U.S. President Joe Biden said Sunday he believes that heightened tensions between the United States and China will "thaw very shortly."
At a press conference in Hiroshima, Biden expressed disappointment that a Chinese spy balloon incident earlier this year spoiled the momentum to facilitate communication between senior officials of the two countries.
He said a previous agreement with Chinese President Xi Jinping on the importance of implementing a military hotline had rapidly soured in the wake of the balloon controversy as tensions escalated.
"I think you're going to see that begin to thaw very shortly," Biden said before leaving the Japanese city, where he attended the Group of Seven summit and held talks with many leaders, including Ukrainian President Volodymyr Zelenskyy.
In early February, U.S. Secretary of State Antony Blinken abruptly postponed his planned visit to Beijing after Washington detected what it described as a Chinese spy balloon traveling over sensitive areas of the continental United States.
The trip was intended as a follow-up to an in-person meeting between Biden and Xi Jinping in November. It would have been the first visit to China by a ministerial-level official from Washington since the current U.S. administration's inception in 2021.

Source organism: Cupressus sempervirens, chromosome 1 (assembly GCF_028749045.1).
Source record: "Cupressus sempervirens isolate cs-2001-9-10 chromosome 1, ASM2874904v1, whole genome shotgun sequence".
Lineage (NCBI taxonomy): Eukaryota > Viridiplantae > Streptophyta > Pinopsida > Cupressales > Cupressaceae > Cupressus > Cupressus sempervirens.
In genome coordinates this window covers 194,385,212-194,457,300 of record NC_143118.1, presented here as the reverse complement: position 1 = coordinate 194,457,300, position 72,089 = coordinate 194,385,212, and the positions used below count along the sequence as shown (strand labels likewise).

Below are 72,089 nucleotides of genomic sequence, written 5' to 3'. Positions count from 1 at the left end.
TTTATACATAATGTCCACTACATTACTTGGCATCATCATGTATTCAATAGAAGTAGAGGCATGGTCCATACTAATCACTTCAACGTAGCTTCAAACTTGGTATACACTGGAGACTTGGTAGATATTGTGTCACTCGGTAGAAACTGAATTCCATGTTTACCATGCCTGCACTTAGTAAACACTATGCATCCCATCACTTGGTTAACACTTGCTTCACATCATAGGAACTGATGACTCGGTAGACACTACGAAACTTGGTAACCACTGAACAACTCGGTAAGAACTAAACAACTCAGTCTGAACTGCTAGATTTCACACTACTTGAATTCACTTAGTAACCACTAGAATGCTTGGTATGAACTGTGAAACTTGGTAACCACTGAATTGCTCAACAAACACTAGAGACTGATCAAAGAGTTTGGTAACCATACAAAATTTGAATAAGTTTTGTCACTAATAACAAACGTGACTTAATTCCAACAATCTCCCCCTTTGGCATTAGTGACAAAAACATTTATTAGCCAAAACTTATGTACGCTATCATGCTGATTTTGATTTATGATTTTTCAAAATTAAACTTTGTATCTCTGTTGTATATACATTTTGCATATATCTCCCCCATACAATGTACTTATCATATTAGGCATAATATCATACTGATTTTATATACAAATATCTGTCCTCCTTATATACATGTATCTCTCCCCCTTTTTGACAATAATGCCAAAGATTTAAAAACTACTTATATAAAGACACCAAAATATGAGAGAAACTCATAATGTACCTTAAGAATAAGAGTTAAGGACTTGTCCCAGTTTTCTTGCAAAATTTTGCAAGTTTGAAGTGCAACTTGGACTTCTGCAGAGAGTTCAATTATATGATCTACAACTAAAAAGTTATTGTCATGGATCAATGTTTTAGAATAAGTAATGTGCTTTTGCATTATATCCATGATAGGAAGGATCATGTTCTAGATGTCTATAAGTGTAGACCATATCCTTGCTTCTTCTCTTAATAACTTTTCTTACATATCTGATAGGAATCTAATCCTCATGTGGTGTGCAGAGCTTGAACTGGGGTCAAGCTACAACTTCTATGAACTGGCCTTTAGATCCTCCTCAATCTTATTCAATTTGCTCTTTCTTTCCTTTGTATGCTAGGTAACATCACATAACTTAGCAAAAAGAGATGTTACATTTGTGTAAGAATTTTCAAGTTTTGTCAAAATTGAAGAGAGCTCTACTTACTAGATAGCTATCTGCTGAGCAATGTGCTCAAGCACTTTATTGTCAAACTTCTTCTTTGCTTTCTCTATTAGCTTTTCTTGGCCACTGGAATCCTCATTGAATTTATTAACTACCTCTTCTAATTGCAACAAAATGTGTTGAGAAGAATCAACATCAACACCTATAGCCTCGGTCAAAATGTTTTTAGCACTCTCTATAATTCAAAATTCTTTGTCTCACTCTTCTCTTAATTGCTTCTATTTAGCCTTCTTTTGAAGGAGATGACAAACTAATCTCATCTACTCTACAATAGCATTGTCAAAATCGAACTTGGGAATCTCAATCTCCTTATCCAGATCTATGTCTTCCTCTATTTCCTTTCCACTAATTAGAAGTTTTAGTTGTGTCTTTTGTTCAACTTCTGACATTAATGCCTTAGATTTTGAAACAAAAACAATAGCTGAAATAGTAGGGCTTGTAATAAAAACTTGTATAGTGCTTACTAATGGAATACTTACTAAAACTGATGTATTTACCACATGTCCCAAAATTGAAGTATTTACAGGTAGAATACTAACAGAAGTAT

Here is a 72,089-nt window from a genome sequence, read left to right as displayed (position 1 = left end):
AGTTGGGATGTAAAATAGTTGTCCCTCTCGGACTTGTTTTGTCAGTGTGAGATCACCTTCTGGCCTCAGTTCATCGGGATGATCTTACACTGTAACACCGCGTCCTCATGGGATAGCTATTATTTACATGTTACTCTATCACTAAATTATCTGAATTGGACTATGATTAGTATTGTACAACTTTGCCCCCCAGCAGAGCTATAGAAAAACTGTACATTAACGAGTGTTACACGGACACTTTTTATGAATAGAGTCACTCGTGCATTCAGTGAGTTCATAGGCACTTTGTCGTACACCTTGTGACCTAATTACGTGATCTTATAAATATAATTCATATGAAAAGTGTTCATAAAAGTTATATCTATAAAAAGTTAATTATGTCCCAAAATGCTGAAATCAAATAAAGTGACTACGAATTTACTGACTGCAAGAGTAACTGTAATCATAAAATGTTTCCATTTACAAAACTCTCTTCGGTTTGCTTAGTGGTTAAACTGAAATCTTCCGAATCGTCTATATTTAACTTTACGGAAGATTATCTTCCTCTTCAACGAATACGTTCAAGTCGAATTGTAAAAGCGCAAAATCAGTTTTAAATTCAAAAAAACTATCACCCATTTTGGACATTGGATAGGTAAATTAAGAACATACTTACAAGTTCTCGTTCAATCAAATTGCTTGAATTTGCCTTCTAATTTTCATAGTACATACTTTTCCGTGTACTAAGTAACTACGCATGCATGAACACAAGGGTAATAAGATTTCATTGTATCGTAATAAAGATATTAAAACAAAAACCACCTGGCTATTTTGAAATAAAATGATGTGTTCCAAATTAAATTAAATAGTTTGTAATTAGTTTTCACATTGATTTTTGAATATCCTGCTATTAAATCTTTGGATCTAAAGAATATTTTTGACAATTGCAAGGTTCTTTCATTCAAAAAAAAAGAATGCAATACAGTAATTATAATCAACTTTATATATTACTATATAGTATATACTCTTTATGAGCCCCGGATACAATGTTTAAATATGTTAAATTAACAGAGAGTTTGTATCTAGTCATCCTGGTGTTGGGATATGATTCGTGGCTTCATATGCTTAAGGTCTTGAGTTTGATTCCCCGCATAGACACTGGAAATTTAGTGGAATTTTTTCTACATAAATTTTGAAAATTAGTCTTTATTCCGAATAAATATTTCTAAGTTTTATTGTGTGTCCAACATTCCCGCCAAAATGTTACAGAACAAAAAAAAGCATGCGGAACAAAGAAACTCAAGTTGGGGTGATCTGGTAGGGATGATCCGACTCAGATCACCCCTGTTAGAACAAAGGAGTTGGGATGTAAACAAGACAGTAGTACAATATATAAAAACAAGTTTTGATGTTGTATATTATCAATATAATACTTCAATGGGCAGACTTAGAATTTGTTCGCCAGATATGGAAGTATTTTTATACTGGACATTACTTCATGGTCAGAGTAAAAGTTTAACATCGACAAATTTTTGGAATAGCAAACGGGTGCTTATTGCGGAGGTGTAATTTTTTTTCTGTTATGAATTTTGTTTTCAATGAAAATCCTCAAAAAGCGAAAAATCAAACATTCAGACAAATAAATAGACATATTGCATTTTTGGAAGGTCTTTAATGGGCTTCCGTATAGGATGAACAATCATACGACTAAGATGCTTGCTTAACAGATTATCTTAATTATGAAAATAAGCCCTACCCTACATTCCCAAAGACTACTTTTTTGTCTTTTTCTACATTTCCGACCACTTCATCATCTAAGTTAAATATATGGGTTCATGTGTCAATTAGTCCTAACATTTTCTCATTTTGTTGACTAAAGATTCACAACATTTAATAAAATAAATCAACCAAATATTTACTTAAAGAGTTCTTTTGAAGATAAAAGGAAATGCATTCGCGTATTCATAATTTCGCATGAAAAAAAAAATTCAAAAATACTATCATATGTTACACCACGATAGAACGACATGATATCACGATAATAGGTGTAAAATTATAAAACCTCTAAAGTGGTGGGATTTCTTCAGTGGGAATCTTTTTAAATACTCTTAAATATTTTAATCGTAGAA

There have been no signs of easing tensions, but White House National Security Adviser Jake Sullivan and Wang Yi, China's highest-ranking diplomat, held hours of "candid" discussions on key issues in Vienna earlier this month.
At the time, the U.S. and Chinese governments said they agreed to keep lines of communication open.
In his press conference before returning home, Biden also mentioned Taiwan, a major source of friction between China and the United States. He stressed that Washington's decades-old policy toward the democratic island remains intact, pointing out it does not expect that Taiwan will "independently" declare itself a sovereign, independent state.
He added, "We're going to continue to put Taiwan in a position that they can defend themselves and there is clear understanding among most of our allies that in fact if China were to act unilaterally, there would be a response."
Recalling his four days in Hiroshima, Biden said being in the city and visiting places such as the Peace Memorial Museum was a "powerful reminder of the devastating reality of nuclear war and our shared responsibility to never cease our efforts to build for peace."
Biden said he and other G-7 leaders reiterated "our commitment to continue to work toward a world free from the threat of nuclear weapons."